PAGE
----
Anyway, Deliver Us From Evil is pretty much your standard demonic possession/cop thriller hybrid.  Mysterious murders are being committed.  The murderers speak in a weird language and, it soon turns out, all of them are linked both to the discovery of ancient tomb in Iraq and to a painting company that was started by a group of returning veterans.  It’s up to cops Ralph Sarchie (Eric Bana) and Parker (Joel McHale – why, Joel, why!?) to solve the crime.  Helping them along the way is a former drug addict priest named Mendoza (Edgar Ramirez).  If you’re guessing that the whole thing leads to a violent exorcism on a stormy night – well, you’re definitely on the right track.

Scott Derrickson does the best that he can with the material but he’s hampered by the fact that the film is based on a book that was written by the real-life Ralph Sarchie.  Perhaps as a result, the film’s Ralph is such an upright and moral hero (though he does yell at his daughter in one unpleasant moment but even that is excused as simply being evidence of how personally Ralph takes his job) that he’s also not that interesting of a character.  Eric Bana, who is actually a pretty good comedic actor, struggles to find some sort of depth to Ralph but ultimately, it’s just not there.  And since 90% of horror is psychological, Deliver Us From Evil cannot recover from revolving around such a flat protagonist.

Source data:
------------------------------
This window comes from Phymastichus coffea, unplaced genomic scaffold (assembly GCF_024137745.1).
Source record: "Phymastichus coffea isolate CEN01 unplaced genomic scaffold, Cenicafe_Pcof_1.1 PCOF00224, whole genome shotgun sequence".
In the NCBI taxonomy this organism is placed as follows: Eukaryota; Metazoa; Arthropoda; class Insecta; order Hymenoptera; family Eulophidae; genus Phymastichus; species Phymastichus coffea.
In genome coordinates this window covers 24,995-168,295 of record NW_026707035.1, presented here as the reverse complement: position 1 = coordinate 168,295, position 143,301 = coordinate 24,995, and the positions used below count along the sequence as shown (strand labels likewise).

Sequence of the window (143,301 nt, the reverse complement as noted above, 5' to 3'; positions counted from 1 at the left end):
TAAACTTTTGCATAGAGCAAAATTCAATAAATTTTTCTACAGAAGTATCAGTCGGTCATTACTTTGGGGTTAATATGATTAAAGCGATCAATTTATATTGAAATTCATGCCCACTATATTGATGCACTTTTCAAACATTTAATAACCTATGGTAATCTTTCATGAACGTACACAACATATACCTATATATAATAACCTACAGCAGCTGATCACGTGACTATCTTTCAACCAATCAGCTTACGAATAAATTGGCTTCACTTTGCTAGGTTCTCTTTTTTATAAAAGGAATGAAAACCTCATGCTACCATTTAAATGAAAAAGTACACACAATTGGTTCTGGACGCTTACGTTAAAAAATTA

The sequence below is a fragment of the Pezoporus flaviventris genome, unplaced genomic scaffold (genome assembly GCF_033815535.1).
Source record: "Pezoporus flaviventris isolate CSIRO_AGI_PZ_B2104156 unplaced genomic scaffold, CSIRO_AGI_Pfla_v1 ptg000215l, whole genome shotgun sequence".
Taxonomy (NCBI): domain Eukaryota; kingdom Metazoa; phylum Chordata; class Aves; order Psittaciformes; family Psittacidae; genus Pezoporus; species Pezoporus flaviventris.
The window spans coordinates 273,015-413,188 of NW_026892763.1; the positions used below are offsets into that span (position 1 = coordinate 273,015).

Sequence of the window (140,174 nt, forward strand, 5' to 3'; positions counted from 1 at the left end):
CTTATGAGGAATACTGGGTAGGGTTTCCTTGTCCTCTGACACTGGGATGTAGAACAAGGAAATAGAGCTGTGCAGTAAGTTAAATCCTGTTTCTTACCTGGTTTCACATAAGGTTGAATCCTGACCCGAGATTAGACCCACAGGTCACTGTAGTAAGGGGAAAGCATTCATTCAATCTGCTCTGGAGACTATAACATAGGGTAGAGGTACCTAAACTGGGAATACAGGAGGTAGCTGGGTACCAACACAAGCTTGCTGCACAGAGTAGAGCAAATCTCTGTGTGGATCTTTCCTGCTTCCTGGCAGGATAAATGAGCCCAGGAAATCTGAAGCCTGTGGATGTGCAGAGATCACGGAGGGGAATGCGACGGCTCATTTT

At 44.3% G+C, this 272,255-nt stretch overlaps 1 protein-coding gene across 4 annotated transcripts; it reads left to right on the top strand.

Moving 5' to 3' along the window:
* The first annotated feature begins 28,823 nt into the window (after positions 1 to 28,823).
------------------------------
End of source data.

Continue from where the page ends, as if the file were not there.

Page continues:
As a result, Derrickson has little option but to fill the film with standard horror movie scenes.  The scenes, as themselves, work well enough but the story is so predictable that they don’t make much of an impact.  The end result is a film that you’ve seen a hundred times before.

The only difference, of course, is that this version features Joel McHale dancing around with a knife.

Horror On The Lens: Suburban Sasquatch (dir by Dave Wascavage)


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Today’s horror movie on the Shattered Lens is 2004’s Suburban Sasquatch.

Suburban Sasquatch (and, it must be admitted, that is a great freaking title) tells the story of a sasquatch who invades the suburbs.  Well, we assume he’s a sasquatch.  To be honest, the creature actually looks like some guy wandering around in a bear suit but no matter.  Once the so-called sasquatch reaches the suburbs, he goes on a killing spree and … well, that’s pretty much it.

Okay, so obviously, Suburban Sasquatch isn’t a very good movie.  In fact, it’s probably one of the worst movies ever made.  The monster looks ridiculous, the acting is terrible, and the special effects … well, it’s debatable whether or not there are any special effects.  However, Suburban Sasquatch is one of those movies — much like Manos, the Hands of Fate — that is watchable precisely because it is so unbelievably bad.

Also, Joel McHale once said that Suburban Sasquatch was his favorite movie of all time.

I love Joel McHale.

6 Films That Are Not The Dark Knight Rises: The Girl From Naked Eye, Magic Mike, Rock of Ages, Ted, 21 Jump Street, and Underworld: Awakening


Right now, everyone seems to be heading out to see The Dark Knight Rises for the first, second, or hundredth time.  By my own personal count, the  various writers here at The Shattered Lens have seen the film a combined total of 12 times since it opened on Friday.  (Myself, I’ll be seeing it on Tuesday.)